Don’t let it overwhelm you

By Principal Schwab

We’re close to the end of the school year and most likely the amount of work on your plate is starting to increase significantly for you, as it is for me.  Senior Project, essays to write, math homework, test, quizzes, family obligations, jobs—all these things tend to impact you as they do for other students and the adults in our school.  I am inspired to write about stress as I have been dealing with some significant stress lately as I wrestle with another year of budget cuts that will effect on our school.

I had a few days where I think I could have easily chewed through a solid metal bar, as hard as I was clenching by jaws.  And I noticed how short on patience I was.  Things that didn’t normally bother me much became real annoyances.  But I got through it and as the stress I experienced has decreased, I found myself reflecting on how I dealt with it and how others dealt with me.  There are some good lessons I’ve learned that I’d like to pass along to you, dealing with it personally, and dealing with others around you who may be stressed.

First, understand that stress is natural.  Each of us experiences it to a greater or lesser degree.  In my experience, I have found that stress can actually be really productive if you channel it correctly.  For instance, when I am up against a deadline, it is the stress of that looming deadline that keeps me going until I get things done.  In your lives as students, you have many deadlines to manage and if you care at all about your classes and grades, these deadlines are going to create some stress for you.  The fact that you are stressed is a good thing; it means that you care.   Use your stress to help focus you and create a plan to address your deadlines for homework, tests, and projects.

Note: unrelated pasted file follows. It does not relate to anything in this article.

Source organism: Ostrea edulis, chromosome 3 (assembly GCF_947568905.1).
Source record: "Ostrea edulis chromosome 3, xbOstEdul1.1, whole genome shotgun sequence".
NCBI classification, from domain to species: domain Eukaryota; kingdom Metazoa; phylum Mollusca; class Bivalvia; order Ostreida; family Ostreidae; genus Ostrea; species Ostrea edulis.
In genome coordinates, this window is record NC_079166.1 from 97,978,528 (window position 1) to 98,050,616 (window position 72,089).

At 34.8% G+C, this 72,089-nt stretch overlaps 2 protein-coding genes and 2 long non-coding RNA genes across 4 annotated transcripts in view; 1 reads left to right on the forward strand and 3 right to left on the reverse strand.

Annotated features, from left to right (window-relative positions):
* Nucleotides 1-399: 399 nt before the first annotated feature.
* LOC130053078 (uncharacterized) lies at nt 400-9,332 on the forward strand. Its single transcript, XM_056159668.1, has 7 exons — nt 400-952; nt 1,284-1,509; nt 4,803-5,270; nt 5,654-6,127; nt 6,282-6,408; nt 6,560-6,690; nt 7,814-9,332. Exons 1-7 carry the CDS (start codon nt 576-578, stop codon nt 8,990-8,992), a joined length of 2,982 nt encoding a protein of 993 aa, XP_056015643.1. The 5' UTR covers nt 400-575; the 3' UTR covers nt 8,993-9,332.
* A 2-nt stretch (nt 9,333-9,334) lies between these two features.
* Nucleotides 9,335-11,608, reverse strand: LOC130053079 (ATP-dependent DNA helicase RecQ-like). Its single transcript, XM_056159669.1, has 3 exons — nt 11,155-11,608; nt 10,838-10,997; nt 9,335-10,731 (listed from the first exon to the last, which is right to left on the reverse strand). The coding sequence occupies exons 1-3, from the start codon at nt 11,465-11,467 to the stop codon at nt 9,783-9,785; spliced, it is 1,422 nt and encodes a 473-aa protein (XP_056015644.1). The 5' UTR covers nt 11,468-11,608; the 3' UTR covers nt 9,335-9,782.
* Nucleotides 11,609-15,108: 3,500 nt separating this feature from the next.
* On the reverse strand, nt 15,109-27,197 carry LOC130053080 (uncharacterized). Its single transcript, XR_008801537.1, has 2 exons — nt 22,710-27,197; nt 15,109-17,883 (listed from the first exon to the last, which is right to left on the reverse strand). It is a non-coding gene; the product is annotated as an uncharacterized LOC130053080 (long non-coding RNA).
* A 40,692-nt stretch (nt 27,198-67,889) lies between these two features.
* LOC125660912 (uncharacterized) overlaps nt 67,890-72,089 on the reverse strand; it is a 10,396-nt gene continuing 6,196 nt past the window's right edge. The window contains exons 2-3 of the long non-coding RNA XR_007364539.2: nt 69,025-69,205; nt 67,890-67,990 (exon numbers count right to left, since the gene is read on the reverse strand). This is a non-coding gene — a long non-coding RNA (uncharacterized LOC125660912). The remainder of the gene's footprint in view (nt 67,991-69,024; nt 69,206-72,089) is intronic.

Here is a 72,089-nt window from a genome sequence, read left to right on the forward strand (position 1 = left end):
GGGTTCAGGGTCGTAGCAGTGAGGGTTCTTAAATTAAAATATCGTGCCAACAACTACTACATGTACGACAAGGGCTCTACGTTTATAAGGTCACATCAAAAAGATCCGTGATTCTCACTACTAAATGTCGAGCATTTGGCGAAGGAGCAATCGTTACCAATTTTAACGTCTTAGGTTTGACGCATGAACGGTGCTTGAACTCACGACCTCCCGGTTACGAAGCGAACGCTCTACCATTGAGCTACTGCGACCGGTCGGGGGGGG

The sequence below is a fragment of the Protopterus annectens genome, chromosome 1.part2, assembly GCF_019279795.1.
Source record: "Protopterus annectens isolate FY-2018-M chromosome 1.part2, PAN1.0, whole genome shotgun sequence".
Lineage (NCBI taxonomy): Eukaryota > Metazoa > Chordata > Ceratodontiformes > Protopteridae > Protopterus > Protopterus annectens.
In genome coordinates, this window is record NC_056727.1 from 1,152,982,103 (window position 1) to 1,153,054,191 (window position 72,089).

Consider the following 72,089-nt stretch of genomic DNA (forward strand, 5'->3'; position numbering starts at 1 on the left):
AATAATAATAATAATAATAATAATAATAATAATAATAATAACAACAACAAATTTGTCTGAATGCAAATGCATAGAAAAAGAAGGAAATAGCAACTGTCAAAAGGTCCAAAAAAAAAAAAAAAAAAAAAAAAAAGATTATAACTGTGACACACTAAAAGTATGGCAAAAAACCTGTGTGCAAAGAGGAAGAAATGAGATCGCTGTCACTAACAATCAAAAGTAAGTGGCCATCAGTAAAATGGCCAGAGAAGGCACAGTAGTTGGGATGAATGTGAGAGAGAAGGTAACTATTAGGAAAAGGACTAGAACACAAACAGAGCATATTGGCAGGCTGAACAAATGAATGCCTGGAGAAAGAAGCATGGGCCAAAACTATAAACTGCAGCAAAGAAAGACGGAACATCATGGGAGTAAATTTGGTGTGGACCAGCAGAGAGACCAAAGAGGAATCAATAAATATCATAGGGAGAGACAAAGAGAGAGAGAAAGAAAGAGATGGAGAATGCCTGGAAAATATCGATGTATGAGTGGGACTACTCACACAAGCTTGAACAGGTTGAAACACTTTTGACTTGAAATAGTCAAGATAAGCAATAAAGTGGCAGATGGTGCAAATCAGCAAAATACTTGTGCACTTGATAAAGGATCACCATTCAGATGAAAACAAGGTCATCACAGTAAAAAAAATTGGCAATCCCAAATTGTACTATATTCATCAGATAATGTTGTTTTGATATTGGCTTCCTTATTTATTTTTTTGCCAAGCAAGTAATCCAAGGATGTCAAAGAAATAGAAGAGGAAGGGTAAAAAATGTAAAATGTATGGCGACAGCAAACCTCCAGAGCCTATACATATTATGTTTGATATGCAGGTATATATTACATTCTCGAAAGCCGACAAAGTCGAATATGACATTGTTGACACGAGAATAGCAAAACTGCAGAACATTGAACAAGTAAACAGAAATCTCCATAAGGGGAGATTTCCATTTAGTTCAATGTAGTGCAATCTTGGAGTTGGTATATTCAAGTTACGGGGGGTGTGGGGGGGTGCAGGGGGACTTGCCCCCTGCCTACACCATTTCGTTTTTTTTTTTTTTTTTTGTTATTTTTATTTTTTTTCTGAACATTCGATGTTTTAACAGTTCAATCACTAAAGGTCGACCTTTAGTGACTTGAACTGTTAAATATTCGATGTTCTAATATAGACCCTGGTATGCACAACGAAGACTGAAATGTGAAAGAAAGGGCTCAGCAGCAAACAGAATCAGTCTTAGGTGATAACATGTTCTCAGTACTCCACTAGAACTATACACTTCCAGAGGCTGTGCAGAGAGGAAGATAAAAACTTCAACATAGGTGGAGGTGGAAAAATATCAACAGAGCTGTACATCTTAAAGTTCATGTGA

The important thing when dealing with stress is to not let it overwhelm you.  Sometimes stress can become so great that it causes you to simply shut down.  It is easier not to deal with the deadlines and the work that is piling up.  Almost every day I come across a student or two who find themselves in this kind of situation.  They get behind in their classes and the work keeps piling up and at some point the hole they dug for themselves becomes so deep that there seems to be no way out.  They give up because it is easier than trying to get out of this hole.  It is in these moments where you find yourself shutting down, that you need to get some help.

Talk with your teachers, talk with your counselor, talk to an administrator–find someone to talk to.  There is nothing wrong with asking for help.  And you may find that when you talk about it, the thing or things that are causing you to be stressed out may not be as great as you imagined them to be.

Finally, I encourage you to find an outlet for your stress.  The thing that helps me most is to exercise.  I try very hard to make time in my schedule to do some kind of physical activity every day.  Some days and weeks I do better than others, but for the most part, I think I am pretty consistent and this helps me to control my stress when it starts to grow.  There are many things you can do to manage your stress—exercise is my thing.  Your outlet may be very different.  Listen to music.  Play a video game.  Howl at the moon.  Just find a constructive, healthy way to keep your stress in check.

The most important thing to know about stress is that it doesn’t last.  Like everything in our lives, stress comes and goes.  The keys to remember are to use it positively, seek help when you need it and find healthy ways to manage it.   I hope you all have a great end to the school year and that you are successful in managing your classes and your stress.